Youngsters at one Dorset school spent a whole week unearthing new discoveries in a fun-packed Science Week.
With a special theme of ‘journeys’ a different activity was held every lunchtime for the children to pop in and try.
From examining raisins to see the nucleation process of carbon dioxide build-up to discovering how model boats can be propelled using the force of washing up liquid, the students got to enjoy a wide range of the sciences.
Executive headteacher, Ron Jenkinson, said: “For Science Week our special theme was designed to take students on a journey of different scientific activities that might not be covered in the curriculum.
“It was wonderful to see so many of our students get involved and show such enthusiasm for science.
“This week was made possible thanks to our head of science, Angela Etheridge, who planned and ran all the events.”
Emmanuel’s special week was launched with an assembly to engage the students in the possibilities of science both now and in the future.
And in addition to the lunchtime activities, which also included creating flying machines, the students were also encouraged to enter two competitions.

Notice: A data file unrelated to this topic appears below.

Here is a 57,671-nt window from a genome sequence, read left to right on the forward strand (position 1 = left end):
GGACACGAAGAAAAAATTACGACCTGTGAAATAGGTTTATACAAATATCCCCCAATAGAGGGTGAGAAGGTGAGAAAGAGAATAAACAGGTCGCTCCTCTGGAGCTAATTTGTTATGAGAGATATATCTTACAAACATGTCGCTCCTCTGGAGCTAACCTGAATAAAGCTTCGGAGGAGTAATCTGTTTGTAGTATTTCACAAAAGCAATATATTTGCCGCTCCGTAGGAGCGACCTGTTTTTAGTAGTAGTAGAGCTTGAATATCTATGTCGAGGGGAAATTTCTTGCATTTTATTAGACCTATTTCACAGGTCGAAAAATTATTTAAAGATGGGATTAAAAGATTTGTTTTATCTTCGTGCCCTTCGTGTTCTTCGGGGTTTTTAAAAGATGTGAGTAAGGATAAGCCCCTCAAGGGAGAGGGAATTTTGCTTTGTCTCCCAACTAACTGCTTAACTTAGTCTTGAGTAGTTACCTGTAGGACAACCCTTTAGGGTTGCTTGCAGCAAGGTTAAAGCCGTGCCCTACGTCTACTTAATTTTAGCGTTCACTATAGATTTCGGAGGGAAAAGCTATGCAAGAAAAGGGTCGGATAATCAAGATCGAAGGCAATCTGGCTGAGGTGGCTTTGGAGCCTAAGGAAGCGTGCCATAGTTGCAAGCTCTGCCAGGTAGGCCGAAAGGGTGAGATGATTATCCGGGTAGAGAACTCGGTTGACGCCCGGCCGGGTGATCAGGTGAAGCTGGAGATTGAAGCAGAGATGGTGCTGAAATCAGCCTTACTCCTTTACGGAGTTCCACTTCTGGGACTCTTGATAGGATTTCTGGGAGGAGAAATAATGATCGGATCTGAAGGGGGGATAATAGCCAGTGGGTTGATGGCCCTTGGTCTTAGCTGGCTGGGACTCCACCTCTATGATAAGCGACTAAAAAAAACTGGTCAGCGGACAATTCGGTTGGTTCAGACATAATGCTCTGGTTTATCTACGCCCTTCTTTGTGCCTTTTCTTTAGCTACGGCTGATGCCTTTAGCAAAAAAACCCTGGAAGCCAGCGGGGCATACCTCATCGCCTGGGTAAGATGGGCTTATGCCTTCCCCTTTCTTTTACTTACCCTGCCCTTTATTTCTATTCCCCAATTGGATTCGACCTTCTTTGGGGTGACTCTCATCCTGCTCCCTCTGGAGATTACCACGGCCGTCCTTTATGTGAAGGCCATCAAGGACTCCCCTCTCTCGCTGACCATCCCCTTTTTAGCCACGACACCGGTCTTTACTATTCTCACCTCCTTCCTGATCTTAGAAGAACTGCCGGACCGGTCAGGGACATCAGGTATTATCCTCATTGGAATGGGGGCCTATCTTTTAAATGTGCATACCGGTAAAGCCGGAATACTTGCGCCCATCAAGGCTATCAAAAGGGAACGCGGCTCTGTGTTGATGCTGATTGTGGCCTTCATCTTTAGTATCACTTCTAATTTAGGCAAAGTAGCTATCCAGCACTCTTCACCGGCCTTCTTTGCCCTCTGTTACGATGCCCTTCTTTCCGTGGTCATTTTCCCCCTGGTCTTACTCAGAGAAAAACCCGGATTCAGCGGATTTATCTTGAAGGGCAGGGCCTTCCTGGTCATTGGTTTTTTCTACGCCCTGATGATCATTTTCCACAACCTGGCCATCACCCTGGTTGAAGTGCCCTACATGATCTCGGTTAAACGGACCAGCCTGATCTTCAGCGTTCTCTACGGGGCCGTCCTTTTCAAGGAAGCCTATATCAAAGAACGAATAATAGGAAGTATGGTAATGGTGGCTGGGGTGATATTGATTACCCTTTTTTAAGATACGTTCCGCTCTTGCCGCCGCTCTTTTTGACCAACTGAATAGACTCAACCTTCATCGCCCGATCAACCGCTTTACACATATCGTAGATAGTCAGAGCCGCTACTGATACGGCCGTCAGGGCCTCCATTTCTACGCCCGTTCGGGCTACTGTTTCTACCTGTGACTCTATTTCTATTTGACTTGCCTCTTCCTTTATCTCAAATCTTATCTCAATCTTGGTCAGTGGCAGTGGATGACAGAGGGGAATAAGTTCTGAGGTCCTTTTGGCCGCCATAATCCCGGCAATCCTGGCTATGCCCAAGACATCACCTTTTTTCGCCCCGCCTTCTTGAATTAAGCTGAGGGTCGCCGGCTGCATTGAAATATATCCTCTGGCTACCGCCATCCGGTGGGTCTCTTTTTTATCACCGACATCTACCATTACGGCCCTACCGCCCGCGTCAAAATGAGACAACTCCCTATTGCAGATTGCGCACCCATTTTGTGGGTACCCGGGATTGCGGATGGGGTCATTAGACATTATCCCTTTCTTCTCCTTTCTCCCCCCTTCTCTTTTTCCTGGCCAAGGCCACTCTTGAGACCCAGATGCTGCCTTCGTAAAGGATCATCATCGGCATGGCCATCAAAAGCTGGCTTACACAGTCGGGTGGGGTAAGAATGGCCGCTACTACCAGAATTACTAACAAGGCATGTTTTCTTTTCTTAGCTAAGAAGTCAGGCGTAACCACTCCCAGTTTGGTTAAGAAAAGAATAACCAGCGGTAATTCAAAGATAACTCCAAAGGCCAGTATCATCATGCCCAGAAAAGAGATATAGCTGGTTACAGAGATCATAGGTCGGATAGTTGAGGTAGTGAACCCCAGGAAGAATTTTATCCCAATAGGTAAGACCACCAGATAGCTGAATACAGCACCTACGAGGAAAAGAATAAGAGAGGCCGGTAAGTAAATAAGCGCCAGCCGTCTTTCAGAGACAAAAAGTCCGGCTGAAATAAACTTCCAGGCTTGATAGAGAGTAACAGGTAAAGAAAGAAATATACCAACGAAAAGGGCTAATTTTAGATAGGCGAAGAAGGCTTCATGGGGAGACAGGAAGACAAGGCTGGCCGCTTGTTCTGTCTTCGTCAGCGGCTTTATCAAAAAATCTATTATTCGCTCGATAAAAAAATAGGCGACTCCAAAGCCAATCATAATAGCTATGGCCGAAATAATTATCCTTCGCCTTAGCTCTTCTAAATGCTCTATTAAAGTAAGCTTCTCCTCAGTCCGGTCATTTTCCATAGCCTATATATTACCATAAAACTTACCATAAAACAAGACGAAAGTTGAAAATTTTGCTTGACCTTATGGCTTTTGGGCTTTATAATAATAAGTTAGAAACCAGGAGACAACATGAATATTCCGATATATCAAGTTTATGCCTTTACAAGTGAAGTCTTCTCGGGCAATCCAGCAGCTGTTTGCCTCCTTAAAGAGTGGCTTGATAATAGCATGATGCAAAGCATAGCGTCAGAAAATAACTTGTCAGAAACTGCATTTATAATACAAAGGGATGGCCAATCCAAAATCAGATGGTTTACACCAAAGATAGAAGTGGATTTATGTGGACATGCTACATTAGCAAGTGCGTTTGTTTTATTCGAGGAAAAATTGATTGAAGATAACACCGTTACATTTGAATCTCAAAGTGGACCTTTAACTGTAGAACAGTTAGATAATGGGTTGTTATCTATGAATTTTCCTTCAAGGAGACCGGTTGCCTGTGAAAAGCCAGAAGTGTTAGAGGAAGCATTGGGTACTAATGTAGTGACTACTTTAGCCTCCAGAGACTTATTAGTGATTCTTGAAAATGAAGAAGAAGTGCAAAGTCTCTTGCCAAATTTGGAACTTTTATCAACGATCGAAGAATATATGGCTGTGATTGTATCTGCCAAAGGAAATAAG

The first competition was set by the British Science Association to design a poster for Science Week and for the second challenge, the school called on the students to produce their own journey sticks.
CEO of Wimborne Academy Trust, Liz West, said: “This has been a fantastic event, which has really brought science alive for our students.
“Events like these not only engage the children but also help to inspire them to consider a career in the sciences.”
British Science Week, run by the British Science Association, is a ten-day celebration of science, technology, engineering and maths, featuring entertaining and engaging events and activities across the UK for people of all ages.
Note to editors: For more information please contact Rachel Read, account director at Deep South Media, on 01202 534487.